People who need a lung transplant can only wait and hope that a donor organ will materialize in time. But all too often, time runs out.
In response to the United States' critical shortage of donor organs, researchers have been racing to develop artificial organs that would serve as a "bridge" to transplantation. One such device is the BioLung, which may be tested in people soon.
Recommended Related to Lung Disease/Respiratory Problems
Coughing up blood (hemoptysis) can be a sign of a serious medical condition. Infections, cancer, and problems in blood vessels or in the lungs themselves can be responsible. Coughing up blood generally requires medical evaluation unless the hemoptysis is due to bronchitis.
Robert Bartlett, MD, surgeon at the University of Michigan Medical Center, leads the research on the BioLung, and Michigan Critical Care Consultants (MC3), a company in Ann Arbor, Mich., makes the device. Bartlett is well known in this field: He is credited with inventing the current generation of artificial breathing machines.
For eight years, the Ann Arbor team, with support from scientists at other universities, has been trying to invent a device that can do what today's machines cannot: supply 100% of a patient's oxygen needs by using the heart's own pumping power. "It took those eight years of iterations to meet those design requirements," says Scott Merz, president of MC3.
The system now used in hospitals is known as ECMO, or extracorporeal membrane oxygenation. ECMO machines take over the functions of both the lungs and heart, pumping blood and exchanging carbon dioxide for oxygen outside the body. Bartlett says ECMO works well for patients who have had respiratory failure because of infections, such as pneumonia, or trauma, such as smoke inhalation. They only need to stay on the machine briefly, until their lungs have healed enough to begin breathing normally.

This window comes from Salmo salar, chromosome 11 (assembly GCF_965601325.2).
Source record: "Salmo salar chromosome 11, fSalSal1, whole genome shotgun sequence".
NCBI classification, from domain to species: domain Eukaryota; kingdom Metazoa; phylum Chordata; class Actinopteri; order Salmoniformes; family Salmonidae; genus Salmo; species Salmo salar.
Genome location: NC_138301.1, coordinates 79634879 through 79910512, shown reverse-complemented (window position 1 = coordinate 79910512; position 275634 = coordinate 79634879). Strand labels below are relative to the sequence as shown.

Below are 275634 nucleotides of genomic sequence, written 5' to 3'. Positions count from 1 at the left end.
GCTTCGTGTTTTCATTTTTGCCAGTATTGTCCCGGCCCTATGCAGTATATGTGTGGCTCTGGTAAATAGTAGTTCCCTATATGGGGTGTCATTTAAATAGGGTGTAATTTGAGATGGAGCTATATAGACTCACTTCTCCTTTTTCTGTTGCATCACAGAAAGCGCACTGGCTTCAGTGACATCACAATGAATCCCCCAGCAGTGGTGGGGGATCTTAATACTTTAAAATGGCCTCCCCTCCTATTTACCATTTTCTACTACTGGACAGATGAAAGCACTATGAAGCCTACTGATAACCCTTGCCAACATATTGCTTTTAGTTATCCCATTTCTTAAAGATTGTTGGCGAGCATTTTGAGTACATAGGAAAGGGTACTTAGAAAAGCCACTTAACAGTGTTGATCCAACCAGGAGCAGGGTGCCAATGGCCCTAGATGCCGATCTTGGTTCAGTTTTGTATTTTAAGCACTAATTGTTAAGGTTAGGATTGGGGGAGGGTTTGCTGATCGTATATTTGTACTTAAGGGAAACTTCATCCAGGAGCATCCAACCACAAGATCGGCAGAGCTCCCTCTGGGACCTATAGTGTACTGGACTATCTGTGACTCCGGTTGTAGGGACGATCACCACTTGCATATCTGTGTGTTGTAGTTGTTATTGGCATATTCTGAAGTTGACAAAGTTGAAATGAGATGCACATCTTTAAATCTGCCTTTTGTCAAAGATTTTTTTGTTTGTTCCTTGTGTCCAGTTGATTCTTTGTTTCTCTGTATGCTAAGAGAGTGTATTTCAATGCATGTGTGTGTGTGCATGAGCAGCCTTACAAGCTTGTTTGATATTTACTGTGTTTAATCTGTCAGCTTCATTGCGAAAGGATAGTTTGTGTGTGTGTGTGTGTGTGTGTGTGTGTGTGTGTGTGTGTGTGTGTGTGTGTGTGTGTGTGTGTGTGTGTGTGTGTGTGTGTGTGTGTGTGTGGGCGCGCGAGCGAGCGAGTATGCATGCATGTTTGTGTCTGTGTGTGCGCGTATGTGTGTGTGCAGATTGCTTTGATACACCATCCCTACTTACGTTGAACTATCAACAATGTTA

While ECMO is a short-term lifesaver, it's not good for long-term use. Many people whose lungs are in such bad shape that they need a transplant -- such as sufferers of severe emphysema, cystic fibrosis, and pulmonary fibrosis -- do not survive on ECMO long enough to match them with a donor organ.
To keep the blood moving through the machine without clotting, patients get a blood-thinning drug. The blood thinner can cause bleeding. If blood clots do form, they can damage the brain and other vital organs. What's more, Merz says the mechanical pumps used in ECMO damage red blood cells -- the cells that carry oxygen.